The Doctors: Button Battery Dangers In Children & A-Tube Device

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The Doctors: A-Tube Device That Drains Stomach

The Doctors shared their thoughts on a controversial advance in the fight against obesity. The A-Tube is a device that drains food from the stomach before it can be absorbed by the body. Theoretically, a person will be able to eat as much as he or she likes, then remove the food from their body.

The Doctors: Button Battery Dangers In Children & A-Tube Device

The Doctors discussed a controversial new medical device and the dangers of button batteries in children.

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So, is the A-Tube a groundbreaking idea, or is it medically assisted bulimia? What do you think?

The Drs: A-Tube Better Than Surgery?

The A-Tube has already been approved in Europe, and is anticipated to have FDA approval by 2015. The device connects from outside the abdominal wall through tubing, which sounds like it could be dangerous. However, is it better than surgery for fighting obesity?

Dr. Jim Sears admitted that the A-Tube is much simpler and less invasive, but Dr. Lisa Masterson believes there could be issues involving infection. Overall, none of the doctors were too keen on this idea, and neither am I. What if people simply learned to eat less food? This device sounds like a bizarre, temporary solution to the much larger problem of obesity.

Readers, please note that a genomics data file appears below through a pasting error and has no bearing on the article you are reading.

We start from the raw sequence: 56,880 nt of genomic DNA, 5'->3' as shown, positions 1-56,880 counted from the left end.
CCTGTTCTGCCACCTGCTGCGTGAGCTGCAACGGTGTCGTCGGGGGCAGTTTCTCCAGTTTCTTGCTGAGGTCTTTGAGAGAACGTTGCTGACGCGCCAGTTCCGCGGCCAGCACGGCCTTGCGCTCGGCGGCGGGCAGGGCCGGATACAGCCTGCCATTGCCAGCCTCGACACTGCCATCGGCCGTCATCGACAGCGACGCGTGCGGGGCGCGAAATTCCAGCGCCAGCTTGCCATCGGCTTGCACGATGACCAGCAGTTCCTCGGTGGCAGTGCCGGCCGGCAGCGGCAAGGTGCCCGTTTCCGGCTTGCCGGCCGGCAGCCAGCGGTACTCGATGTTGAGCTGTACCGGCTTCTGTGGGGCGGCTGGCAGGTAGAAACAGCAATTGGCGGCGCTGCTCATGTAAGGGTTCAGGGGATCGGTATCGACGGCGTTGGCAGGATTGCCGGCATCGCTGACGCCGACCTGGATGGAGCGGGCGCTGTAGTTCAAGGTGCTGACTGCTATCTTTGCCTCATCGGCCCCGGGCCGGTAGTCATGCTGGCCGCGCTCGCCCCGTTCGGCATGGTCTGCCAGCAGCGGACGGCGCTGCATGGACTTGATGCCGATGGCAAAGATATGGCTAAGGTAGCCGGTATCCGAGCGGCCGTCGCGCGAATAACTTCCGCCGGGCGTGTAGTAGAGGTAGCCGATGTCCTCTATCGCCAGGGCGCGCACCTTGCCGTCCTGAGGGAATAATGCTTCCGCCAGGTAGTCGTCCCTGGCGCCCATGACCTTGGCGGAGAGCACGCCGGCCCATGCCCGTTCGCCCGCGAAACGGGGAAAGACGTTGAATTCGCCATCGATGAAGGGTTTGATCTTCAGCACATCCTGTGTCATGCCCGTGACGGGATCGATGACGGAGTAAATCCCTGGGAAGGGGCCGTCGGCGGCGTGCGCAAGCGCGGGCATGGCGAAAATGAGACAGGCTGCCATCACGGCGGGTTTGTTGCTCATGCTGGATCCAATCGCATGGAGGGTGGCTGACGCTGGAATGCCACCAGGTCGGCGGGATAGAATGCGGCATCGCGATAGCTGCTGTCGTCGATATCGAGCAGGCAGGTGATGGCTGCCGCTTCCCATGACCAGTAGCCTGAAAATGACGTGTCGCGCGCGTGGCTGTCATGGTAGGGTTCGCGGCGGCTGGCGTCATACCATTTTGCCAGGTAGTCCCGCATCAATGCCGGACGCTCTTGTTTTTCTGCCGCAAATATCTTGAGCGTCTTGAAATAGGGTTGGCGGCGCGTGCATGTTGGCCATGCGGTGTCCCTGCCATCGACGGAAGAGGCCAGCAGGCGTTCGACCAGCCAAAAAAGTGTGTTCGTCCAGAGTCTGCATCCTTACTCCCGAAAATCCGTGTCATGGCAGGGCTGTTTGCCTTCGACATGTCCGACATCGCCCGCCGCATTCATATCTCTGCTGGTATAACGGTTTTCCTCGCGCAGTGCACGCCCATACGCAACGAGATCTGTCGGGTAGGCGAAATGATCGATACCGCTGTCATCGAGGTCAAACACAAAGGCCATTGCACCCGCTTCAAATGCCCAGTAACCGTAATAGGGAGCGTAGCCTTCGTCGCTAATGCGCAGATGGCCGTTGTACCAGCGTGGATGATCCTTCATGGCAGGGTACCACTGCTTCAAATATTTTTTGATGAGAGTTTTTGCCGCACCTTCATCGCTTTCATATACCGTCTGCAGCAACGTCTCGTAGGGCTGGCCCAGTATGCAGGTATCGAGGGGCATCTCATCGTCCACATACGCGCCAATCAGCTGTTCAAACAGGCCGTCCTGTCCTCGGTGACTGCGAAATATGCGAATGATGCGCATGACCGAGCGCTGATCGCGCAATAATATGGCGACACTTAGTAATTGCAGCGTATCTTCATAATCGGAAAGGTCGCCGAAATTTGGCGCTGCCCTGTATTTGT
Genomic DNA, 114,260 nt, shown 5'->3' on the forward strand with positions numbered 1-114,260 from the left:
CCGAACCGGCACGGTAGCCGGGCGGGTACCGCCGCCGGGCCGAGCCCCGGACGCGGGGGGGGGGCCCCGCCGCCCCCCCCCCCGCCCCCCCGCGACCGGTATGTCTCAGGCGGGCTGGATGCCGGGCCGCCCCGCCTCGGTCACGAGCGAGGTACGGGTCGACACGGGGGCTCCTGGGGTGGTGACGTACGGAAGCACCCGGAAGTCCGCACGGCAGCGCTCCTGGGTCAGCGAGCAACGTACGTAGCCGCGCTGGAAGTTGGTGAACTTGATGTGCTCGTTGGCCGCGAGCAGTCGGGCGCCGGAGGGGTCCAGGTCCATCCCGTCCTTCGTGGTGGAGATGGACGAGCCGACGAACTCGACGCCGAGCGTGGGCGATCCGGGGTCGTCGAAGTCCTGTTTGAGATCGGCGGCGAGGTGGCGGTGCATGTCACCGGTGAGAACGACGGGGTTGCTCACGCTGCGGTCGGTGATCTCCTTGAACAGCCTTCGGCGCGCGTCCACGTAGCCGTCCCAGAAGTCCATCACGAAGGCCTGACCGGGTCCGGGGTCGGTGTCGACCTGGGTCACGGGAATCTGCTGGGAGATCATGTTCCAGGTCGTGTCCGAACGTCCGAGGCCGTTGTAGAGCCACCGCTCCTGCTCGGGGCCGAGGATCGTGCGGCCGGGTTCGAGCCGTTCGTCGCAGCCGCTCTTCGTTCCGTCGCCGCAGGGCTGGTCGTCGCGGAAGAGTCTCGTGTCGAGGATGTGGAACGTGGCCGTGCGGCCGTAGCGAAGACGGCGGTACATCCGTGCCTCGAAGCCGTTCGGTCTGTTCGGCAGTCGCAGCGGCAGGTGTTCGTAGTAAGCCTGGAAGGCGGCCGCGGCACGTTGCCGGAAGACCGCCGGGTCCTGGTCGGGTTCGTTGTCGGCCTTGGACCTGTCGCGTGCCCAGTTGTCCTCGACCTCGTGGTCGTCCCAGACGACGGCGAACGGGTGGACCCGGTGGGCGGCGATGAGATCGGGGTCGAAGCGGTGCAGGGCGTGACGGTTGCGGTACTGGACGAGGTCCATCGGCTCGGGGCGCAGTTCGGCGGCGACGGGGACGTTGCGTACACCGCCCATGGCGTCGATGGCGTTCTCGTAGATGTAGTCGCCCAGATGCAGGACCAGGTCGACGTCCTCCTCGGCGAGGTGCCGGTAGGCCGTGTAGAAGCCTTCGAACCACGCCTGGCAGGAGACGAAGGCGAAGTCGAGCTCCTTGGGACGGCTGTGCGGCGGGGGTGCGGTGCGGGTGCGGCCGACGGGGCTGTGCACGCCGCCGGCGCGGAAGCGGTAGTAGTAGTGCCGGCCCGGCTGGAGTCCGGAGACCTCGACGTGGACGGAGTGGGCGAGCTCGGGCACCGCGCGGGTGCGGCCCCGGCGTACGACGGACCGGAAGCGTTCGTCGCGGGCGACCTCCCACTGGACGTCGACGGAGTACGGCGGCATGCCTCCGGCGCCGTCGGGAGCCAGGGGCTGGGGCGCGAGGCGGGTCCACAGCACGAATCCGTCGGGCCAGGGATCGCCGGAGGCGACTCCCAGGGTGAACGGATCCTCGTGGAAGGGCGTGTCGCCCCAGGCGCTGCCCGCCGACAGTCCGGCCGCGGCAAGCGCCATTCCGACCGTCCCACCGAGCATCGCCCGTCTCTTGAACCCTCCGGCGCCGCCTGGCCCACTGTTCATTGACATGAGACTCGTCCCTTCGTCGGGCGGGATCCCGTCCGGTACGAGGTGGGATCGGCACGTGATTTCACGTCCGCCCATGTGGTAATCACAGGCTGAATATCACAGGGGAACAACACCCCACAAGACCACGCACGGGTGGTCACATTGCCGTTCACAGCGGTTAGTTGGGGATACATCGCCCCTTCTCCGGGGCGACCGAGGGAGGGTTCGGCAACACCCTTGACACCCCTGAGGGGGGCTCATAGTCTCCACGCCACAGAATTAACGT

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The Doctors: Button Battery Dangers

Next up was some extremely important information for for parents, grandparents, babysitters and anyone who spends time around children. Nickel-sized button batteries have proven to be extremely dangerous – even deadly – in children. They can be found inside many common household products, such as remote controls, flameless candles, toy cell phones and even singing greeting cards.

Button batteries cause a dangerous burning of the esophagus. As an experiment, Dr. Jim Sears placed a button battery onto the meat of a hot dog, which soon turned black. This can happen inside the body of a child, and it could very well be fatal.

If you believe a child has swallowed a button battery, get to the E.R. immediately so that doctors can find the battery and remove it. Furthermore, Dr. Sears advises that every parent have these numbers in their phone:

  • National Battery Ingestion Hotline: 1-202-625-3333
  • Poison Control Center: 1-800-222-1222

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